Why UK landfills are a ticking time bomb

UK businesses play a critical role in reducing the amount of waste directed to Britain's overstretched landfills. Ecosurety's Robbie Staniforth writes.

One day, all UK workers will grab their daily bought sandwich in a plain recycled box, with no cellophane window. Consumers will also buy goods based on what they come wrapped in, or how sustainable a company’s supply chain is.

Why? Because the UK is committed to reducing the huge levels of litter on our streets and increasing the amount of rubbish recycled by households and businesses. Complex packaging puts consumers off recycling, leaving it to be thrown into general waste. Packaging that does make it into recycling bins can also be too challenging for recyclers to process.

Public opinion is mounting against unnecessary packaging. Many consumers are fed up when their modestly-sized product ordered online arrives inside acres of unnecessary plastic and paper, in a proportionally enormous box.

The UK government already looks to business to help cover the cost of recycling packaging, batteries, and electronic and electrical gadgets.  But it wants it to do more.

With the country predicted to start to run out of landfill sites by as early as next year, the Government wants businesses to come up with new solutions.

Already, a company that produces or handles over 50 tonnes of packaging and turns over £2m a year, has to pay to offset the amount it produces. The money goes towards recycling initiatives across the UK.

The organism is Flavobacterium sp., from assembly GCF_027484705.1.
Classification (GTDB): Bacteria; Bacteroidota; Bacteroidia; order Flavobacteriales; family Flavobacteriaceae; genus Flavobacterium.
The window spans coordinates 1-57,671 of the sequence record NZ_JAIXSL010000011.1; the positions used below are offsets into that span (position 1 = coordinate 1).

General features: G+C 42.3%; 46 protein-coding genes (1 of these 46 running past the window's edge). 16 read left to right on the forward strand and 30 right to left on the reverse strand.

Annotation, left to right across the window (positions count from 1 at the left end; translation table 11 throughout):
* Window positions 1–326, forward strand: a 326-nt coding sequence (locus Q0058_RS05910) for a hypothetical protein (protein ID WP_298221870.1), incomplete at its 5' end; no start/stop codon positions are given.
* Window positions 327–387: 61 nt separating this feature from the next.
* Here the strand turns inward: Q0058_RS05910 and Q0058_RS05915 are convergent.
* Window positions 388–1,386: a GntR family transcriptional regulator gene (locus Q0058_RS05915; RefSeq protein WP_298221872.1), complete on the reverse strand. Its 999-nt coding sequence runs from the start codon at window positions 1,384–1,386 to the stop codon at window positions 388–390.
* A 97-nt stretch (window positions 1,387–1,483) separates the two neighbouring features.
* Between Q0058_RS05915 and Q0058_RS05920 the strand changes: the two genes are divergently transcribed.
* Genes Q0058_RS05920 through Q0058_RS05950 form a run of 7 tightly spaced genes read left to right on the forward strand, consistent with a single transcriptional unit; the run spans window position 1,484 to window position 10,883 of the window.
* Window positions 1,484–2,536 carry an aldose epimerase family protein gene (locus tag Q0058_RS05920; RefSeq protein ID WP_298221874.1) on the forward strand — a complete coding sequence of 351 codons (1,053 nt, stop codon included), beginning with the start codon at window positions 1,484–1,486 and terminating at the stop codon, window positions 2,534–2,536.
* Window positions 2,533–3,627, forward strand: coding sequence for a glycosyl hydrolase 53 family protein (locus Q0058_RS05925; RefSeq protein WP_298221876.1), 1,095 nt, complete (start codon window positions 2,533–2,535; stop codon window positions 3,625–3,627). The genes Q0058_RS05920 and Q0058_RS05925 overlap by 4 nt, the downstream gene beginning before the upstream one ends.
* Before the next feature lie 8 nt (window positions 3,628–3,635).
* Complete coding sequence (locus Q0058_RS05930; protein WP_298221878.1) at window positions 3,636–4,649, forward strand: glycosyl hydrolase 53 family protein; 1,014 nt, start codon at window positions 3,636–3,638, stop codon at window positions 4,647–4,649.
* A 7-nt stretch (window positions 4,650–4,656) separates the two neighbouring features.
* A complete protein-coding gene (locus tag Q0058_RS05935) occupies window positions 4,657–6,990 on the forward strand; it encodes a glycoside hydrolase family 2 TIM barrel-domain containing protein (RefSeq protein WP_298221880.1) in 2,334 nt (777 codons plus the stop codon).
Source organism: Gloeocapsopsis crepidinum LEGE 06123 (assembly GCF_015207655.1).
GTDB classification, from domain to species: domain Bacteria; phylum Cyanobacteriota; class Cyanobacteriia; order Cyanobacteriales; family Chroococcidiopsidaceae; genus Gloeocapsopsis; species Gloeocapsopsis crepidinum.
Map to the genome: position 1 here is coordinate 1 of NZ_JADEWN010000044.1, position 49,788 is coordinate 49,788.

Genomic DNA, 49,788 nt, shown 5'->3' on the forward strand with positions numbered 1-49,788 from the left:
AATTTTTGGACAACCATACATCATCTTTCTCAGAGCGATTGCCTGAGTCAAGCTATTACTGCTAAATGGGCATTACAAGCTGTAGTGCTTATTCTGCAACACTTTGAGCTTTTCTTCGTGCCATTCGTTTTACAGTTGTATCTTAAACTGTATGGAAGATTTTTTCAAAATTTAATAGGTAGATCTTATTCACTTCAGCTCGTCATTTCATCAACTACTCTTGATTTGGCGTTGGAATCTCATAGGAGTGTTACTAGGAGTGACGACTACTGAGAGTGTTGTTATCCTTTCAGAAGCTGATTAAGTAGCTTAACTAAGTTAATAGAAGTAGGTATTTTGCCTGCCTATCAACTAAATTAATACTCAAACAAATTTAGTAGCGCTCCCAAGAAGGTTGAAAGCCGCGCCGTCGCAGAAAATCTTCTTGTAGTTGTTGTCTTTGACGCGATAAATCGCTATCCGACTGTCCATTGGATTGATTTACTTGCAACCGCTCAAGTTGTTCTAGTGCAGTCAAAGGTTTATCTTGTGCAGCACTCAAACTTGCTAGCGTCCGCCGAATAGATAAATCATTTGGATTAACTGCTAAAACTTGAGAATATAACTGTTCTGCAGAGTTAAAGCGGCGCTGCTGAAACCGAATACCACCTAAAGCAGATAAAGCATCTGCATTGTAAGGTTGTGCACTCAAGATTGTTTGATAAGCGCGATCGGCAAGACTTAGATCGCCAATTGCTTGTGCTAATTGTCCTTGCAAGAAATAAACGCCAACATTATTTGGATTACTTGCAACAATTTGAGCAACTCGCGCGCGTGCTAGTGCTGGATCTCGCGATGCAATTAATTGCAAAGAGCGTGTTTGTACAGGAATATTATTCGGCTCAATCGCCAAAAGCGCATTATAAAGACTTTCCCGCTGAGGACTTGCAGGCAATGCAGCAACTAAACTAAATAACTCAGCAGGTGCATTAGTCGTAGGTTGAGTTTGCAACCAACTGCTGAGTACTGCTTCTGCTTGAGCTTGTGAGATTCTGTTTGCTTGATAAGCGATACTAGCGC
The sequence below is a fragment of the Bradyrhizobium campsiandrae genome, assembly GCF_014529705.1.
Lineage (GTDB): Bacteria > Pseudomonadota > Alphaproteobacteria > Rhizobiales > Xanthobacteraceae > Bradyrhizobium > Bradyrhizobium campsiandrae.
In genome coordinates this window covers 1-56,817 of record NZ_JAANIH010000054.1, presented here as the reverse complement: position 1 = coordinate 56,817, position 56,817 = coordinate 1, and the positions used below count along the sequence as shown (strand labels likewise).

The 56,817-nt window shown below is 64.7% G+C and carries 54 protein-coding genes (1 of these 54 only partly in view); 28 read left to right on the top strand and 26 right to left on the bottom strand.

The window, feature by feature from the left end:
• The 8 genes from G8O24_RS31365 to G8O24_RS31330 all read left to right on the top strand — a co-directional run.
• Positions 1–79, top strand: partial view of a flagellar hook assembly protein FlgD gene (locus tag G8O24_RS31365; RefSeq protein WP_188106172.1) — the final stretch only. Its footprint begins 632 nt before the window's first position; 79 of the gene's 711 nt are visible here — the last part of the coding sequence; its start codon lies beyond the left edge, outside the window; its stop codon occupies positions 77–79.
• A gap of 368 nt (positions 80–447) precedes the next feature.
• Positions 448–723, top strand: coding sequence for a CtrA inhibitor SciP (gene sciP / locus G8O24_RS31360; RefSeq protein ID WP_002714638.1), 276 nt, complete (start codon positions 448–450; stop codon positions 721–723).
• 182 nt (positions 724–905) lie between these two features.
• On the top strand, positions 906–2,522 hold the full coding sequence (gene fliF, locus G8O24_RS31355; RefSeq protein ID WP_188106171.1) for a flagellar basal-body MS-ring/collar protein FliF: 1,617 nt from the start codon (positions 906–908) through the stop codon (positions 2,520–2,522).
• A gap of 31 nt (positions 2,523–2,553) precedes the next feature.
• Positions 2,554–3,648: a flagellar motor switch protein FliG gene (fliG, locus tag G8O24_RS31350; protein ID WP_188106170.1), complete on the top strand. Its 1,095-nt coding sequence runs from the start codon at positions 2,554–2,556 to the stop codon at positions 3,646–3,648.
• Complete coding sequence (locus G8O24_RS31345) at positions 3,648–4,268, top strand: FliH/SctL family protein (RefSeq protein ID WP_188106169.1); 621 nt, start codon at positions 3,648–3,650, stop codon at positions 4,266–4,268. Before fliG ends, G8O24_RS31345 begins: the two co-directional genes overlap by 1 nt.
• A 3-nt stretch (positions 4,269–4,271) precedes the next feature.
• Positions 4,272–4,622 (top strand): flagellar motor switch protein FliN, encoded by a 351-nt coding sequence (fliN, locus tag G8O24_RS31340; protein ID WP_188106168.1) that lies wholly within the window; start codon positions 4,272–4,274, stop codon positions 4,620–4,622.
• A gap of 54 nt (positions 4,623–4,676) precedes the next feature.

Companies that import or manufacture products containing batteries, or that have electronic or electrical components, must also pay to recycle those materials via approved recycling depots.

Even businesses that simply sell batteries still have ensure they collect spent ones, take back used batteries off consumers, or offer recycling information.

While those that exceed 250 employees, or have an annual turnover in excess of £38.98m, and have no official plan for how they are going to reduce their carbon footprint, could be fined between £5,000 and £50,000 by the Environment Agency under what’s known as ESOS (Energy Savings Opportunities Scheme) regulations.

For fast-growing companies, some, or all of the above can come as a bolt from the blue.

Many suddenly find themselves having to fill in forms and submit figures to the Environment Agency to prove they are supporting UK recycling. It can be onerous, and takes away from day to day business operations.

Most simply give the additional paperwork to somebody in Facilities, or even HR, to deal with. Some engage resource efficiency specialists such as ourselves to make sure they comply.

We believe companies that simply fulfil their obligations are missing a real opportunity to properly look at their operations, supply chains, or products, to see where financial and environmental efficiencies could be made.

For example, so many companies could sit down and thrash out how much packaging they really need for transporting products to shops, and to consumers, and could set milestone goals to reduce it.

Actions such as these could win vital brownie points for your brand, as well as help the organisation cut overall costs, and better meet recycling obligations.

At Ecosurety, we believe the pressure from the public and government on businesses and brands to reduce, reuse and recycle will only increase. Businesses that do their bit could not only save money, but also let their customers know they are on the side of the environment.

Robbie Staniforth is the commercial manager at resource efficiency specialist Ecosurety.

Praseeda Nair

Kellen Rempel

Praseeda was Editor for GrowthBusiness.co.uk from 2016 to 2018.

Related Topics